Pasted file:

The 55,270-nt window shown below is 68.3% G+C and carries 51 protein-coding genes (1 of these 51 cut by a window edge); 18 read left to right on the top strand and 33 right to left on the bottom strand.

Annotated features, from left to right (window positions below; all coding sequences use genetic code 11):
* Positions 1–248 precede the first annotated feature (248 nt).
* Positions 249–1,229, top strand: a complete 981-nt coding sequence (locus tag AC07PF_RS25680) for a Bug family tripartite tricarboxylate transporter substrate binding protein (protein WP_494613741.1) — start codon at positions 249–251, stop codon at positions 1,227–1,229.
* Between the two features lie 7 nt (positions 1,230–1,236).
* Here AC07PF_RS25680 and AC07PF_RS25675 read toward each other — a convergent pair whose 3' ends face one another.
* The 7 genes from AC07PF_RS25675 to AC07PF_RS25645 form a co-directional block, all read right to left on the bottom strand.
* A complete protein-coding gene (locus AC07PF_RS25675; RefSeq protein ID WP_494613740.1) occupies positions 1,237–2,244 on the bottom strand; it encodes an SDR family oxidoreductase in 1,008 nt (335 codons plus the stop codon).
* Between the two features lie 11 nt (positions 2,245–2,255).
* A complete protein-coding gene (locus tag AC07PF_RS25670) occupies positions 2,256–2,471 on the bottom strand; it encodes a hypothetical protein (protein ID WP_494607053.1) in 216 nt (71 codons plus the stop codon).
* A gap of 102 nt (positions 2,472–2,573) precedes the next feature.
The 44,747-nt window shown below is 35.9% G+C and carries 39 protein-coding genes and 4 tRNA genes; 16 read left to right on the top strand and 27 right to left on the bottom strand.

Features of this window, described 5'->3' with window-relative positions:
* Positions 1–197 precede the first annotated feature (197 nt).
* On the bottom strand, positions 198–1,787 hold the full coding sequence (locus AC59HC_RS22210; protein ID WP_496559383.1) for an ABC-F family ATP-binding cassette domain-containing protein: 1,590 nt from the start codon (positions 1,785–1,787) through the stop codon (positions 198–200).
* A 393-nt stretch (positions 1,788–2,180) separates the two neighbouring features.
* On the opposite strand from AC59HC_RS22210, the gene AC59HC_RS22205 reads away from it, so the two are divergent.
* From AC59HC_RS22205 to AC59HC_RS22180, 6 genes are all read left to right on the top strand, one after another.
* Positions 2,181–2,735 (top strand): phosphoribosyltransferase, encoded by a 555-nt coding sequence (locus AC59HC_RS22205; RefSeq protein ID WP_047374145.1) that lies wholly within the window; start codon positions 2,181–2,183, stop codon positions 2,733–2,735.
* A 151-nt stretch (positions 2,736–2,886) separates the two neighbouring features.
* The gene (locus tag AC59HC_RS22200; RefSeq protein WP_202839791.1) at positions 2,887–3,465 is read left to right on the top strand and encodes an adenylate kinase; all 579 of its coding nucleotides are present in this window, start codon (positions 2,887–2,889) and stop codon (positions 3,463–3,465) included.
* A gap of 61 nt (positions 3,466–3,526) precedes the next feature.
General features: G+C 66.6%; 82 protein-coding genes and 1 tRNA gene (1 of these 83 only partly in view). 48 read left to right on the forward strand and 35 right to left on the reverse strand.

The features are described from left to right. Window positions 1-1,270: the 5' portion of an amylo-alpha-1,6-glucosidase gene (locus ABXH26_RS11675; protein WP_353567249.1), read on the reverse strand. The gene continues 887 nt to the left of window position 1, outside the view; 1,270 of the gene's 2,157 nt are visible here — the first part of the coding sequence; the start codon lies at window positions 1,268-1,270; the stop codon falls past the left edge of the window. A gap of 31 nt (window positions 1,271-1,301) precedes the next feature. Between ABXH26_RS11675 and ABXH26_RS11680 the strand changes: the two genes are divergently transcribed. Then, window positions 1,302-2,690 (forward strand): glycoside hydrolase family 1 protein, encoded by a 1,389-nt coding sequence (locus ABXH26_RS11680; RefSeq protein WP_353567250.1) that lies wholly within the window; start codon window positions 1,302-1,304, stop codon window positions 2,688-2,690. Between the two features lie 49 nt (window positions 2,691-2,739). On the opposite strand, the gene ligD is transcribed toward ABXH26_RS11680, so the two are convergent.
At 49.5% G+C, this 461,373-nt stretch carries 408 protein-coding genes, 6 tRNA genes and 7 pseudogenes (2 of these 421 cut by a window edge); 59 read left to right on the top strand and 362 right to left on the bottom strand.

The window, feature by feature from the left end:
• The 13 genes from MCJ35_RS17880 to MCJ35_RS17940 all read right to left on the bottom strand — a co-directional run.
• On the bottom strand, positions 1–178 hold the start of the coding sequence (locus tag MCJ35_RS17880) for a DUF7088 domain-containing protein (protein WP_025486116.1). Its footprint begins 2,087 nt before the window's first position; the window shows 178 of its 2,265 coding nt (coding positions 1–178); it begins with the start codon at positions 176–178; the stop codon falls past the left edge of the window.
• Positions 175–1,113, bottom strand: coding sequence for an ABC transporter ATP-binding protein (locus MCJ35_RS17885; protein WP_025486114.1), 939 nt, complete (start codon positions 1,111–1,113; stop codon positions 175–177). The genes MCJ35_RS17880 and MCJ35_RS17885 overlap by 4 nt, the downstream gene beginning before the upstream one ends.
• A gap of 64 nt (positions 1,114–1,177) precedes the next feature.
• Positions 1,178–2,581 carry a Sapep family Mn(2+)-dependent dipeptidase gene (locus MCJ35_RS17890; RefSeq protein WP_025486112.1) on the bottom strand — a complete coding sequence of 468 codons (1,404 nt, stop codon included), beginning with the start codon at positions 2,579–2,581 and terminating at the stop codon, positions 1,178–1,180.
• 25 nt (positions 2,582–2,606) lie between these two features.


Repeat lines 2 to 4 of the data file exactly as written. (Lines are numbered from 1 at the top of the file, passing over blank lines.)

Annotated features, from left to right (window positions below; all coding sequences use genetic code 11):
* Positions 1–248 precede the first annotated feature (248 nt).
* Positions 249–1,229, top strand: a complete 981-nt coding sequence (locus tag AC07PF_RS25680) for a Bug family tripartite tricarboxylate transporter substrate binding protein (protein WP_494613741.1) — start codon at positions 249–251, stop codon at positions 1,227–1,229.